Li Liu (archaeologist)
Li Liu (Chinese: 刘莉; pinyin: Liú Lì; born December 12, 1953) is a Chinese-American archaeologist most well known for her work on Neolithic and Bronze Age Chinese archaeology. She is Sir Robert Ho Tung Professor in Chinese Archaeology at Stanford University.
|Born||December 12, 1953|
|Alma mater||Northwest University (China), Temple University, Harvard University|
|Known for||Research showing that agricultural technology in Ancient China originated from prototypes in the Upper Paleolithic.|
Book on The Archaeology of China from the Late Paleolithic to the Early Iron Age.
|Awards||Best Translated Book of the Year in Archaeology, China, Best Translated Book Award (2007)|
|Doctoral advisor||Kwang-chih Chang|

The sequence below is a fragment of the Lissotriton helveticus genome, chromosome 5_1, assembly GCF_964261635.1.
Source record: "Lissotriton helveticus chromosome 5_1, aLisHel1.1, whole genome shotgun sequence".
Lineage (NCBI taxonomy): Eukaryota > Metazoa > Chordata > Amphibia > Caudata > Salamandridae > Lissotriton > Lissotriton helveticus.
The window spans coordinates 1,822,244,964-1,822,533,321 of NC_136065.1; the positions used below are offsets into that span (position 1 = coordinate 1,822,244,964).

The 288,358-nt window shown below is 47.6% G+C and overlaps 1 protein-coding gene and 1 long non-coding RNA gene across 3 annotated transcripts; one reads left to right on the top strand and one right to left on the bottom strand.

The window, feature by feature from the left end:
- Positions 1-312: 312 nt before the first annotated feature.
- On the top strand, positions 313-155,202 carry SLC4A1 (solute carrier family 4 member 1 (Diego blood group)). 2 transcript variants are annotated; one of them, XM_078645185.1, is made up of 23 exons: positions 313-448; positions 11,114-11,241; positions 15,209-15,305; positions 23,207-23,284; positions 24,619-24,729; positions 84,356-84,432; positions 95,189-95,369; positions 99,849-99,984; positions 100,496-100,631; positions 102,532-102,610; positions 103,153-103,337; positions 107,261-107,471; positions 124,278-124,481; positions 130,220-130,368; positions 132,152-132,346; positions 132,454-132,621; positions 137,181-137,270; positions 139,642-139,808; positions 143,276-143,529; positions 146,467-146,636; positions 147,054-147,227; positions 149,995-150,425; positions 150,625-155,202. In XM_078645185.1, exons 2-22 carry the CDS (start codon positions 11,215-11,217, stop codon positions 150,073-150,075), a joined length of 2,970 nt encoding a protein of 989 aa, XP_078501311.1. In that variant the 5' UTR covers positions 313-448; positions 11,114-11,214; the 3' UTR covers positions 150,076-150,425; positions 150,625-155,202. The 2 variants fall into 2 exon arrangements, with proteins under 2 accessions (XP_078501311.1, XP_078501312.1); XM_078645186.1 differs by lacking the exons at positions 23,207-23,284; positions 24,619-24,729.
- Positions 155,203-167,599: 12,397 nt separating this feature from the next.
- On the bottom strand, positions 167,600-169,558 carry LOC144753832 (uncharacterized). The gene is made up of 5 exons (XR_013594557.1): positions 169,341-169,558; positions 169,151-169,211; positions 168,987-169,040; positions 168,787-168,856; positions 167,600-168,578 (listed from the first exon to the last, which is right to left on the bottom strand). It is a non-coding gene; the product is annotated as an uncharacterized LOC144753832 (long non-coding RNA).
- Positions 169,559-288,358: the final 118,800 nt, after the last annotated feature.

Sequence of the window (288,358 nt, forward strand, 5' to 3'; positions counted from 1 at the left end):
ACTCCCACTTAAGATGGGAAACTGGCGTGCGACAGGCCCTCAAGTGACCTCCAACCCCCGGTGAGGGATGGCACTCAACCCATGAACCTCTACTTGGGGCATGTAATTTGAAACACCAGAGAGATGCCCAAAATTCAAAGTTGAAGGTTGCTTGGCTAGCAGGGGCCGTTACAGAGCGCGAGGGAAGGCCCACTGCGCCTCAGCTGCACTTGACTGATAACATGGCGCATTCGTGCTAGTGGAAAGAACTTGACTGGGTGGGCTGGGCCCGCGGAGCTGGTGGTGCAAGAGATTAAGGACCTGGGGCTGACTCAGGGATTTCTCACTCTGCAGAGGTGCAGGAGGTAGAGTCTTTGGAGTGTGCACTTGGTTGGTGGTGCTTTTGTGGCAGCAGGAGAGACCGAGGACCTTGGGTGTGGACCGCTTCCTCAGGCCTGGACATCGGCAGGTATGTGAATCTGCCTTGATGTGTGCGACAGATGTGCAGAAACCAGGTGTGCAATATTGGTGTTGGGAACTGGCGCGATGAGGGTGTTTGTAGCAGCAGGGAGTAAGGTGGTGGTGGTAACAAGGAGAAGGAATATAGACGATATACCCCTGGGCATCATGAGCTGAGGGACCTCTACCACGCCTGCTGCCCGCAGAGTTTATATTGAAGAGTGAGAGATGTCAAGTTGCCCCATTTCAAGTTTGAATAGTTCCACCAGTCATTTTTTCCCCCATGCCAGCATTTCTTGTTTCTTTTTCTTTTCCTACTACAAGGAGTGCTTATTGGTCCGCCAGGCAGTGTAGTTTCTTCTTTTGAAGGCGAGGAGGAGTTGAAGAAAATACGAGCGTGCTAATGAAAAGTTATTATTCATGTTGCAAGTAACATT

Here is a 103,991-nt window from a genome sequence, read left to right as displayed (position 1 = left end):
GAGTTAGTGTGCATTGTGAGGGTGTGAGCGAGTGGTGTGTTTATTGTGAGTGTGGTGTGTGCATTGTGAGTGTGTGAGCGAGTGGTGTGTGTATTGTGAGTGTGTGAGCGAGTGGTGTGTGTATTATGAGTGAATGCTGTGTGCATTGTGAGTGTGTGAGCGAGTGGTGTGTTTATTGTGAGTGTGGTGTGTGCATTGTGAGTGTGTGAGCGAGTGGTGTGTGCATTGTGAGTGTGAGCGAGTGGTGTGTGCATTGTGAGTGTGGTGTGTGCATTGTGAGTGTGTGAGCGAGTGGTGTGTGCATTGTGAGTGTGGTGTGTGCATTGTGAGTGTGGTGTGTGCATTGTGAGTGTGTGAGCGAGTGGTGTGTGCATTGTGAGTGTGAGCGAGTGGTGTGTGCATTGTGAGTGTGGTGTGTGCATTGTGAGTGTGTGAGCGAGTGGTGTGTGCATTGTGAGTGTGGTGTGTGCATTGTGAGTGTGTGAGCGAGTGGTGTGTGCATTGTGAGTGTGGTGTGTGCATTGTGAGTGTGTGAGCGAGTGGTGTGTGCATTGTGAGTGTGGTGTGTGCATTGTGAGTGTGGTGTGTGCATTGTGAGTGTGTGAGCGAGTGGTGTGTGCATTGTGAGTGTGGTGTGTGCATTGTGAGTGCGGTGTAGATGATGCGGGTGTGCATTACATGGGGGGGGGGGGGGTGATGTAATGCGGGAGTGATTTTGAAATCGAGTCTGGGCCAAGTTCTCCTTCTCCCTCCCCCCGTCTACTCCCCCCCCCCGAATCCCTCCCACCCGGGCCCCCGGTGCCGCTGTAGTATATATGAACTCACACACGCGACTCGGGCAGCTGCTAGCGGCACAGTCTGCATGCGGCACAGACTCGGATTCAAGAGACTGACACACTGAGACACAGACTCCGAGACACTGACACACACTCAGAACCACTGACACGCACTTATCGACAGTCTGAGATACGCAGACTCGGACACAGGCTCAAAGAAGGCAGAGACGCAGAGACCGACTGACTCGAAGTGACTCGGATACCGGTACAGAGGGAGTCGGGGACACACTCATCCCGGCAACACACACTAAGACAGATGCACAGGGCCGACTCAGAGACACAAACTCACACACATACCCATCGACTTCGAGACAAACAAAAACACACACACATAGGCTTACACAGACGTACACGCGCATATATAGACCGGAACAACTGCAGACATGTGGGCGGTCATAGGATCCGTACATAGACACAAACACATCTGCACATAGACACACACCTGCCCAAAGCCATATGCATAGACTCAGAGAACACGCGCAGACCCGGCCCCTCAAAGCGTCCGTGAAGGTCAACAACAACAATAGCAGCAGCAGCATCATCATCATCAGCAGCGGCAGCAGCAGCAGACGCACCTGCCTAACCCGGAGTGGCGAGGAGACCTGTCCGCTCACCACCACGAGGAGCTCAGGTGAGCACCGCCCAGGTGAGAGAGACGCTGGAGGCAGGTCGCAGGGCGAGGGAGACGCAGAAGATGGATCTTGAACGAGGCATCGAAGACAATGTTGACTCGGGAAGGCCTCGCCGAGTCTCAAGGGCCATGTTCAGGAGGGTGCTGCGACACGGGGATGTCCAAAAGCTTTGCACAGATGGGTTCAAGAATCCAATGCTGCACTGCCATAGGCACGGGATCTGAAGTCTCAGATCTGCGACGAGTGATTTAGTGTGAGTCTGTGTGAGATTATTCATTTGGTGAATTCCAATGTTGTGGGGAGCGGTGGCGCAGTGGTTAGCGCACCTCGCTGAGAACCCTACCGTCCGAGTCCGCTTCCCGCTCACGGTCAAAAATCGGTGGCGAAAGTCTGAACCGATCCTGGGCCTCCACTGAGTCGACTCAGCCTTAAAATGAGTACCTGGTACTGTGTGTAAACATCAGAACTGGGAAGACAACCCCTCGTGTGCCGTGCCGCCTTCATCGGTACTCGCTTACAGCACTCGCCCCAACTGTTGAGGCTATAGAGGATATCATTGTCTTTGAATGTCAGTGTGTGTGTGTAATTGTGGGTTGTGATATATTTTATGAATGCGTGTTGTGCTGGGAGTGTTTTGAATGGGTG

Early life and educationEdit
In 1971, Liu began work at a munitions factory in Tongchuan. In a 2016 interview with Chinese Archaeology Web, she describes manufacturing the same two components of firearms continuously for seven years as, 'incredibly, incredibly boring.'
She was part of the first waves of students to take the National Higher Education Entrance Examination to university when it was reinstated in 1977. Liu applied to Northwest University (China) and completed her undergraduate degree in archaeology in 1982.
- Carey, Bjorn (2 May 2013). "Stanford-led research pushes back origins of agriculture in China by 12,000 years". Stanford News. Retrieved 12 November 2016.
- "Li Liu". Stanford Profiles. n.d. Retrieved 12 November 2016.
- Qiao, Yu (4 May 2016). "Cengjingcanghai, qiusuo bu chuo——Liu Li jiaoshou shoufang tanlu 曾经沧海，求索不辍—刘莉教授访谈录". Zhongguo Kaogu Wang. Retrieved 12 November 2016.
- "Professor Li Liu". Chinese Archaeology. 9 October 2008. Retrieved 12 November 2016.